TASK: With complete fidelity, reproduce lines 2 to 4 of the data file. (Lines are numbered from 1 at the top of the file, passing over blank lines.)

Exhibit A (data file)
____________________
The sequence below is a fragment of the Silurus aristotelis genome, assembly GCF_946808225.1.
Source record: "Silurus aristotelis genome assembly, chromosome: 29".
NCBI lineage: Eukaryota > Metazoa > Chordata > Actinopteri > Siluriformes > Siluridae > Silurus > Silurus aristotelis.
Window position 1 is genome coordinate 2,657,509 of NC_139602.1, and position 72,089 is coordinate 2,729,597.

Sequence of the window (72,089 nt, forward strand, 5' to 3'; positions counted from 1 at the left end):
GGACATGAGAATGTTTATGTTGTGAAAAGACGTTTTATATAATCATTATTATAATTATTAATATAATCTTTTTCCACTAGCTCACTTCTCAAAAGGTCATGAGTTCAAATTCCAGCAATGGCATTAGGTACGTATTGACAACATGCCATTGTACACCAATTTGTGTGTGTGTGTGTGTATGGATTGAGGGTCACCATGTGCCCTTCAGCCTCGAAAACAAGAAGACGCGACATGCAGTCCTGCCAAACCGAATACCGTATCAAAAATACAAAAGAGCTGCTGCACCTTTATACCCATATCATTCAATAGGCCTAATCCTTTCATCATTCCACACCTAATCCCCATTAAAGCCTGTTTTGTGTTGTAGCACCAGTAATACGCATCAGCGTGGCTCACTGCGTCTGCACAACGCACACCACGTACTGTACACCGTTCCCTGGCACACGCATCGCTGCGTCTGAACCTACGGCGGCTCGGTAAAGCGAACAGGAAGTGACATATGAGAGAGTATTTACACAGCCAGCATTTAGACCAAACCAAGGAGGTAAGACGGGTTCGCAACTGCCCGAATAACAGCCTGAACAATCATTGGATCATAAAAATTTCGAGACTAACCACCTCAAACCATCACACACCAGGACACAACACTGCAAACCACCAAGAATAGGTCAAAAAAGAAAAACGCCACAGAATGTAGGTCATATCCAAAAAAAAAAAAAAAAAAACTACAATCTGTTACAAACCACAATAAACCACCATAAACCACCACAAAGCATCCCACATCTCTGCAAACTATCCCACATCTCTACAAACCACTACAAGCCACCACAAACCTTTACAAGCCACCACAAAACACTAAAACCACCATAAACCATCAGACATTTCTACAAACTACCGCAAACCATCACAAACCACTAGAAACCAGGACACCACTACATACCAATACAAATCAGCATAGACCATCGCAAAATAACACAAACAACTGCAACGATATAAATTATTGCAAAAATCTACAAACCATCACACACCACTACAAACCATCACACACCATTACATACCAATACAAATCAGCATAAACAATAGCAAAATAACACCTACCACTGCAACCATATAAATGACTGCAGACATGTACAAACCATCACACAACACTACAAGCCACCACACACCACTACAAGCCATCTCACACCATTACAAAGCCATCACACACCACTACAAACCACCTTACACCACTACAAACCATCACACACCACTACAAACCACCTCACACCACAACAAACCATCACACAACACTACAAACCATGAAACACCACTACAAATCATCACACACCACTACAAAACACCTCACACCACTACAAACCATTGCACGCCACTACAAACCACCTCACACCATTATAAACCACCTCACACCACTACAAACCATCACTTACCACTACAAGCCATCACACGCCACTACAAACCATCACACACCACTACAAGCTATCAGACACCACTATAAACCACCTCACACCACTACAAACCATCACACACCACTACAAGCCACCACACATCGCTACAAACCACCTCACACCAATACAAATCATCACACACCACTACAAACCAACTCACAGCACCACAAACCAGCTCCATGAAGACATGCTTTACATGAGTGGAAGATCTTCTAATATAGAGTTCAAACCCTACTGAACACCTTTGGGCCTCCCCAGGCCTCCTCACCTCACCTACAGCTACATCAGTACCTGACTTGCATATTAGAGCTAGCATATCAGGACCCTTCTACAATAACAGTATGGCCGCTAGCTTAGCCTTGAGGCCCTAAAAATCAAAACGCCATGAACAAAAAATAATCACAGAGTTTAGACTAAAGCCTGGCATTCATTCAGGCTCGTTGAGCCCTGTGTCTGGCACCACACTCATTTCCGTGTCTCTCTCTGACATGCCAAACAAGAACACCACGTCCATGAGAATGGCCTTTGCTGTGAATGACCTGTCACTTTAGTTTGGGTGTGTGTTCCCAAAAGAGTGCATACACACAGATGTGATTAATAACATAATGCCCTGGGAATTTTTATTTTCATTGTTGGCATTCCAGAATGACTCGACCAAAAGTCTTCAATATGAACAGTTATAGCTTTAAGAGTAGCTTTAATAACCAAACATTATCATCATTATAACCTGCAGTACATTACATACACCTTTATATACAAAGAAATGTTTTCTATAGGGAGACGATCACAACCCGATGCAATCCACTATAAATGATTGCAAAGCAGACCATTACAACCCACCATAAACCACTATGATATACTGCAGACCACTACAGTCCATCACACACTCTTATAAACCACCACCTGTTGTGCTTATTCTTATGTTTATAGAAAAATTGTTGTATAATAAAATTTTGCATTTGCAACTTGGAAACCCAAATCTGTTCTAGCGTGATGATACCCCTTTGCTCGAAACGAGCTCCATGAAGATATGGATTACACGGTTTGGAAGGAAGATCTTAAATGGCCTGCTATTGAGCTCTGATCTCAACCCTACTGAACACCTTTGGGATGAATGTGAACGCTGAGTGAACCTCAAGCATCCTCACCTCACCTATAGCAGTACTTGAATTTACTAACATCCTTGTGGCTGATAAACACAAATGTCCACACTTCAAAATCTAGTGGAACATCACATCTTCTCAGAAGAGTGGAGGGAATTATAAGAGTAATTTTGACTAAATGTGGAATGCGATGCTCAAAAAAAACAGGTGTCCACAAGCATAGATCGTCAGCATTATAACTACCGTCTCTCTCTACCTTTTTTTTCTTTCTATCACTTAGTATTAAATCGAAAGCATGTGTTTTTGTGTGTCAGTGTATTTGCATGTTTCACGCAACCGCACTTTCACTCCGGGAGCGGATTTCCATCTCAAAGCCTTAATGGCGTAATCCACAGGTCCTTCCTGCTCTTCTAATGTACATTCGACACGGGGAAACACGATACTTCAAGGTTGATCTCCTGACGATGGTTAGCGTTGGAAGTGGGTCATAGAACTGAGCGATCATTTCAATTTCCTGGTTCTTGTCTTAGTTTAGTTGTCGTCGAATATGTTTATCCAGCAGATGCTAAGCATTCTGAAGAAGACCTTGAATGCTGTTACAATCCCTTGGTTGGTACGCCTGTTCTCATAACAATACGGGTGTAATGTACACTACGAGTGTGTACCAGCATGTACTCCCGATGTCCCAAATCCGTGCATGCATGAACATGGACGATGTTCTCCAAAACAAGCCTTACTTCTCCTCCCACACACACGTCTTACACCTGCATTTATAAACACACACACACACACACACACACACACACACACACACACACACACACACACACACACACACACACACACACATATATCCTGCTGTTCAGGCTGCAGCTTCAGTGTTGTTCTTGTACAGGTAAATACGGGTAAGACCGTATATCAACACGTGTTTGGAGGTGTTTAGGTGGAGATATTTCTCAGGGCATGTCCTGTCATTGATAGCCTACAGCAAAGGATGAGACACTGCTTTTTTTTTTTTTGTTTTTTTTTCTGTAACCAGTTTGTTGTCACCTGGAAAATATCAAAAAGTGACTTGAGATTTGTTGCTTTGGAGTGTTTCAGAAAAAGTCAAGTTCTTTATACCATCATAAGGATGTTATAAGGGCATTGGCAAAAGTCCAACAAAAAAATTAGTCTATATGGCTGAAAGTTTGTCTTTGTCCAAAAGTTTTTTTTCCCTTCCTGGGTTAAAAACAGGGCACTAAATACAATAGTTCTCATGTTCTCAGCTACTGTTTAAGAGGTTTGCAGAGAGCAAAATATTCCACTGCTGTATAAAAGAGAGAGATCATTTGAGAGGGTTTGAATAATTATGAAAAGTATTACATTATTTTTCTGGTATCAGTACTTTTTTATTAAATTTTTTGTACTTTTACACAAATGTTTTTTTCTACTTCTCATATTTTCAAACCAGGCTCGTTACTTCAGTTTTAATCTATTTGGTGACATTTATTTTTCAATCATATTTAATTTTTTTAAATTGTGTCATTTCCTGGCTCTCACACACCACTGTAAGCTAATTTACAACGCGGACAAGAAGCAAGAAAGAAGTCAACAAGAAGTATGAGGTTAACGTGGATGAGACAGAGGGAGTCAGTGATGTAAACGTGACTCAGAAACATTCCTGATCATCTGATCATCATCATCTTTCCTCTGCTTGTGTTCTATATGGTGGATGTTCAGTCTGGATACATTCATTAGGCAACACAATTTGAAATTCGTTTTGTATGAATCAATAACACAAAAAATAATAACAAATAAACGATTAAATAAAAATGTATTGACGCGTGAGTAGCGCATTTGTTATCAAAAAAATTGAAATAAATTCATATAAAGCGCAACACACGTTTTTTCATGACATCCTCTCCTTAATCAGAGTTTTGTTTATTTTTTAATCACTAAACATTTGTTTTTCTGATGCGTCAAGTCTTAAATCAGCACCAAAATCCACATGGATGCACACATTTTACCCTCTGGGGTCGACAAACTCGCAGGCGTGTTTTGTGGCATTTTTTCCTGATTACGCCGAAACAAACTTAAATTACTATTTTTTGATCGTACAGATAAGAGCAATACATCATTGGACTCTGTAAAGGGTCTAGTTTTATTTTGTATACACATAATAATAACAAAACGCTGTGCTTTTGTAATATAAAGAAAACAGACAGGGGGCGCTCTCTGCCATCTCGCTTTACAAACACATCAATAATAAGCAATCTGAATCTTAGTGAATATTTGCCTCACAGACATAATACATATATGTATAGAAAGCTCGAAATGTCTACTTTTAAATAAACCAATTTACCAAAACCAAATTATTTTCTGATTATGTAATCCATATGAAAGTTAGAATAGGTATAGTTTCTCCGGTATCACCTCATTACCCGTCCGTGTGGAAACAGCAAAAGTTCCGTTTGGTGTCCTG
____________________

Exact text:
Source record: "Silurus aristotelis genome assembly, chromosome: 29".
NCBI lineage: Eukaryota > Metazoa > Chordata > Actinopteri > Siluriformes > Siluridae > Silurus > Silurus aristotelis.
Window position 1 is genome coordinate 2,657,509 of NC_139602.1, and position 72,089 is coordinate 2,729,597.